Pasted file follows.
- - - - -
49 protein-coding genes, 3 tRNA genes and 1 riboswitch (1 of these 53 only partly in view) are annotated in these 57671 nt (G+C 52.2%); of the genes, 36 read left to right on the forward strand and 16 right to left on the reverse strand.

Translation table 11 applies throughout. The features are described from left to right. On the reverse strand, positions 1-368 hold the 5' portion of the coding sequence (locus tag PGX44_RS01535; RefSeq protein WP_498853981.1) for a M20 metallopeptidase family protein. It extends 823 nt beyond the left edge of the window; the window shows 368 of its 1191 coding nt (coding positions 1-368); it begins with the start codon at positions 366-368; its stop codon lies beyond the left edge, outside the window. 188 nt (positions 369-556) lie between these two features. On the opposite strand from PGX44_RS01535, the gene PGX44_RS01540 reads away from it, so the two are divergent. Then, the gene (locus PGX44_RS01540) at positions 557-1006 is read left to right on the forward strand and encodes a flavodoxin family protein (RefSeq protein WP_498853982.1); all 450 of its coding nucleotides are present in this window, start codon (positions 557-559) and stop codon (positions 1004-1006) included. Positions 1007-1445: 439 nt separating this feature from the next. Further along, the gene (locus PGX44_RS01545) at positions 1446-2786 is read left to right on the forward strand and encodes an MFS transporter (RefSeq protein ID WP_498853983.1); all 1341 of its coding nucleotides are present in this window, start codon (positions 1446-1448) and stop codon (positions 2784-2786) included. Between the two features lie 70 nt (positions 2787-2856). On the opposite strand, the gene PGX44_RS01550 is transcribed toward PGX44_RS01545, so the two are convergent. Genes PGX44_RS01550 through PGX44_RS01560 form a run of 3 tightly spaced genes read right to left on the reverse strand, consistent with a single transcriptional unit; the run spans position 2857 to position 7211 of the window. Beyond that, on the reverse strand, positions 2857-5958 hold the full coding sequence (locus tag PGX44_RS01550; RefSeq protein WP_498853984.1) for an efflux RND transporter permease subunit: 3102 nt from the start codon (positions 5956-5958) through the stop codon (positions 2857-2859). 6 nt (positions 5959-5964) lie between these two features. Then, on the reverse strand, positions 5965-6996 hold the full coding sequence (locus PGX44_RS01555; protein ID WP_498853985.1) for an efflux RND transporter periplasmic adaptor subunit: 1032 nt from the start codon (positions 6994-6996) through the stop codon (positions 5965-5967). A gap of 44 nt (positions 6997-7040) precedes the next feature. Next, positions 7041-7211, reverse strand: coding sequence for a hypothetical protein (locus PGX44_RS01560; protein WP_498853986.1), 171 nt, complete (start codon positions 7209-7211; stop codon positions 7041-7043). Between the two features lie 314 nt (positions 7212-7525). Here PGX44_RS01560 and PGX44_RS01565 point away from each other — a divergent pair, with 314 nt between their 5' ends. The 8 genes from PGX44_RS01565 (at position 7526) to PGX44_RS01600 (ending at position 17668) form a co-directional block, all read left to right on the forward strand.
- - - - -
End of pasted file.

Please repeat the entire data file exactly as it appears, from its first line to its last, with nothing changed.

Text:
49 protein-coding genes, 3 tRNA genes and 1 riboswitch (1 of these 53 only partly in view) are annotated in these 57671 nt (G+C 52.2%); of the genes, 36 read left to right on the forward strand and 16 right to left on the reverse strand.

Translation table 11 applies throughout. The features are described from left to right. On the reverse strand, positions 1-368 hold the 5' portion of the coding sequence (locus tag PGX44_RS01535; RefSeq protein WP_498853981.1) for a M20 metallopeptidase family protein. It extends 823 nt beyond the left edge of the window; the window shows 368 of its 1191 coding nt (coding positions 1-368); it begins with the start codon at positions 366-368; its stop codon lies beyond the left edge, outside the window. 188 nt (positions 369-556) lie between these two features. On the opposite strand from PGX44_RS01535, the gene PGX44_RS01540 reads away from it, so the two are divergent. Then, the gene (locus PGX44_RS01540) at positions 557-1006 is read left to right on the forward strand and encodes a flavodoxin family protein (RefSeq protein WP_498853982.1); all 450 of its coding nucleotides are present in this window, start codon (positions 557-559) and stop codon (positions 1004-1006) included. Positions 1007-1445: 439 nt separating this feature from the next. Further along, the gene (locus PGX44_RS01545) at positions 1446-2786 is read left to right on the forward strand and encodes an MFS transporter (RefSeq protein ID WP_498853983.1); all 1341 of its coding nucleotides are present in this window, start codon (positions 1446-1448) and stop codon (positions 2784-2786) included. Between the two features lie 70 nt (positions 2787-2856). On the opposite strand, the gene PGX44_RS01550 is transcribed toward PGX44_RS01545, so the two are convergent. Genes PGX44_RS01550 through PGX44_RS01560 form a run of 3 tightly spaced genes read right to left on the reverse strand, consistent with a single transcriptional unit; the run spans position 2857 to position 7211 of the window. Beyond that, on the reverse strand, positions 2857-5958 hold the full coding sequence (locus tag PGX44_RS01550; RefSeq protein WP_498853984.1) for an efflux RND transporter permease subunit: 3102 nt from the start codon (positions 5956-5958) through the stop codon (positions 2857-2859). 6 nt (positions 5959-5964) lie between these two features. Then, on the reverse strand, positions 5965-6996 hold the full coding sequence (locus PGX44_RS01555; protein ID WP_498853985.1) for an efflux RND transporter periplasmic adaptor subunit: 1032 nt from the start codon (positions 6994-6996) through the stop codon (positions 5965-5967). A gap of 44 nt (positions 6997-7040) precedes the next feature. Next, positions 7041-7211, reverse strand: coding sequence for a hypothetical protein (locus PGX44_RS01560; protein WP_498853986.1), 171 nt, complete (start codon positions 7209-7211; stop codon positions 7041-7043). Between the two features lie 314 nt (positions 7212-7525). Here PGX44_RS01560 and PGX44_RS01565 point away from each other — a divergent pair, with 314 nt between their 5' ends. The 8 genes from PGX44_RS01565 (at position 7526) to PGX44_RS01600 (ending at position 17668) form a co-directional block, all read left to right on the forward strand.